Digital Moms: A Quiet Revolution

There is much confusion regarding moms and their relationship with digital media. Our judgment too often is clouded by clichés. Is she a traditional homemaker, babies clinging to her legs? A supermom who flawlessly juggles home and job? An obsessed career woman who has sacrificed all else to get to the top? Ask a mom, and her answer will likely be a puzzling combination of “none of the above” and “all of the above.” Motherhood in the modern age is a complex state that can’t easily be slotted into defined channels. To gain a better understanding of the modern mom, Havas Worldwide India teamed with AZ Research to conduct structured, face-to-face interviews with 1,050 mothers aged 25 to 45 in six Indian cities. The focus of the study was on digital media—specifically, what role digital media plays in parenting, child development, and homemaking, and what brands need to do to build a digital connection with these busy women.

Related topics:

Digital and the New Consumer
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What’s your brand’s voice?

"I just read this amazing piece of branded content, you should totally check it out"... said no one, ever. If every year in advertising is the year of something—mobile, social, thick-rimmed glasses— then this year heralds the arrival of “native advertising.” Having spent too long jostling for ad positions on the fringes of content— stuff people actually want to watch and read— advertisers are now looking more and more to become the content themselves.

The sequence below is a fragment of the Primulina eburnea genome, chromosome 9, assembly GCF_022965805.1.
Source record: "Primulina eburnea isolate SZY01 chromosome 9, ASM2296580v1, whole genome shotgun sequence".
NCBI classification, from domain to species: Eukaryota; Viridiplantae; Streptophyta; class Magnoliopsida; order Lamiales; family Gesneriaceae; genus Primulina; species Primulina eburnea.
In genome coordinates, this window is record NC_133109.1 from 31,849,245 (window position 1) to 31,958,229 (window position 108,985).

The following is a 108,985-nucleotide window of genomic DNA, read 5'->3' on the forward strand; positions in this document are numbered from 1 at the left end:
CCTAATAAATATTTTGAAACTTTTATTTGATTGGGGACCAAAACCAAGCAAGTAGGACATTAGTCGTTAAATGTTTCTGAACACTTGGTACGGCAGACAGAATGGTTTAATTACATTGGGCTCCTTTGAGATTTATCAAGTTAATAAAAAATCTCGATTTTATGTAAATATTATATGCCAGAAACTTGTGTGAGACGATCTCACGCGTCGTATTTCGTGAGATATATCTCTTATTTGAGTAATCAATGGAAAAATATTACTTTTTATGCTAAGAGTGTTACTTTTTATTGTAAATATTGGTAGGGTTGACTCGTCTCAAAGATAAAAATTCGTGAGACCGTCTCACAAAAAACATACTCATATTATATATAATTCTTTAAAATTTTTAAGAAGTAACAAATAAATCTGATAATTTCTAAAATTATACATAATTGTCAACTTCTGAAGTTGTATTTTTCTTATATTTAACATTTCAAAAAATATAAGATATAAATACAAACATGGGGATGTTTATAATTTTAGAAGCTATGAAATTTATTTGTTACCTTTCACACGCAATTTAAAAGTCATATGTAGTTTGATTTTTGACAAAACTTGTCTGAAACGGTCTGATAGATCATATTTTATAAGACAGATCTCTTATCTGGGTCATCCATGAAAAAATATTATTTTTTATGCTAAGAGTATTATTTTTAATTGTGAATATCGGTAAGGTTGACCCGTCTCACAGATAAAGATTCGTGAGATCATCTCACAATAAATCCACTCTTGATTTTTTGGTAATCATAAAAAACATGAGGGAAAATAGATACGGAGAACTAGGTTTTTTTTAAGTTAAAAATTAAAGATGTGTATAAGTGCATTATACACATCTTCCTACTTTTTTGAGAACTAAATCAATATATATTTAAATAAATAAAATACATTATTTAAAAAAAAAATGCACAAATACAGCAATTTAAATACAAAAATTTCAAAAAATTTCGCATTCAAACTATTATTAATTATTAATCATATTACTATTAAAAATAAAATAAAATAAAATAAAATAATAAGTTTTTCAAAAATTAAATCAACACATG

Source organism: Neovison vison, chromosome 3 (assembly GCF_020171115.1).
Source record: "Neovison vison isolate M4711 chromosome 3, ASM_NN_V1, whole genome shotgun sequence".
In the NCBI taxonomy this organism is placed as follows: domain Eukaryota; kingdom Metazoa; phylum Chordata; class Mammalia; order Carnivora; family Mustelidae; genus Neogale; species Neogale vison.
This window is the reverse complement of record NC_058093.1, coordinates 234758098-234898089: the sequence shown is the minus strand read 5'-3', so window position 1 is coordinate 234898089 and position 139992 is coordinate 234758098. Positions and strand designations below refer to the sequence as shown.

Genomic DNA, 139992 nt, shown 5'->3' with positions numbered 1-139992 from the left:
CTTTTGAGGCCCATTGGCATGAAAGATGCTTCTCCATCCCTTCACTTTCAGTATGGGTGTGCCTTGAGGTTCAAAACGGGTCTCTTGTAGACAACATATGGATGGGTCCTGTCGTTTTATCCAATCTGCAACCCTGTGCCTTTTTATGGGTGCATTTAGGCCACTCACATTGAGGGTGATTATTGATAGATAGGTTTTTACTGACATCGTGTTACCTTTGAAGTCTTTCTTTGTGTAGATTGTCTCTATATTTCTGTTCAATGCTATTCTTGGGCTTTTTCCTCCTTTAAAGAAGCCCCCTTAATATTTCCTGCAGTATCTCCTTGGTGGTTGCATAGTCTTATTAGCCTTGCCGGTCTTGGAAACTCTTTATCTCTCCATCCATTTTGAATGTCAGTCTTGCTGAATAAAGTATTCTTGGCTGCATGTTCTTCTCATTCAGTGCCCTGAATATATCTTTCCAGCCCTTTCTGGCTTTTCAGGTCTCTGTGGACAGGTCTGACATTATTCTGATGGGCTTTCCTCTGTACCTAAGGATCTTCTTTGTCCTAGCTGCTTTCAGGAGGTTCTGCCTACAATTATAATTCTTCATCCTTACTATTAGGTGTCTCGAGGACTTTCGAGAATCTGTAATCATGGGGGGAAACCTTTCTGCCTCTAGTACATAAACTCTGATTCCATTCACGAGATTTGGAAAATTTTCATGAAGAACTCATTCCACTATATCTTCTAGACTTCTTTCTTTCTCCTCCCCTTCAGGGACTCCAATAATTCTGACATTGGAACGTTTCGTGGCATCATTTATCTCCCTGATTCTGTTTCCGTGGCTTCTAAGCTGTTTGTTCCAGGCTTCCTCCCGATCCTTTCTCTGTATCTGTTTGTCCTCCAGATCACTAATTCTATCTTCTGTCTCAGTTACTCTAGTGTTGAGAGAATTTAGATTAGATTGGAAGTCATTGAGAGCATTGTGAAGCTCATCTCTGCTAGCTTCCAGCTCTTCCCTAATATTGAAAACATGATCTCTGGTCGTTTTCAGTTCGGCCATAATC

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Brand Relevance
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In Defense of the Liberal Arts Degree

They might be getting overshadowed by STEM degrees in the news, but liberal arts degrees have a lot to offer students. In Fast Company, Havas Worldwide global CEO Andrew Benett offers a defense of liberal arts education, saying those that graduate with degrees in subjects such as history and literature tend to possess many of the qualities, skill sets, and aptitudes that are in highest demand in his own industry and in others that rely on creative thinking and foresight. He lays out three areas in which liberal arts grads excel: agility and adaptability, storytelling and persuasion, and historical consciousness. Read the op-ed here. And follow Andrew on Twitter @andrewbbenett. Image credit: Creative Commons/Our Lady of Disgrace@flickr.com

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The Talent Mandate
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Personalization: Why Having a Dialogue Is Not Enough

Now, it will be the marketers and their brands that move onward and upward from the obvious conversations in social media into a deep understanding of silent conversations and contexts that will distinguish themselves from the rest.

It wasn’t that long ago that the word "dialogue" was bandied about as a badge of competence in the world of digital—a badge announcing that the wearer understood this new era in marketing. Of course the new era heralded the end of push marketing and one-way messages and replaced it with the idea of engaging in conversations with consumers. (You’ll all remember those images of clip art figures using megaphones representing the end of the old days.)

Related topics:

Brand Relevance, Digital and the New Consumer
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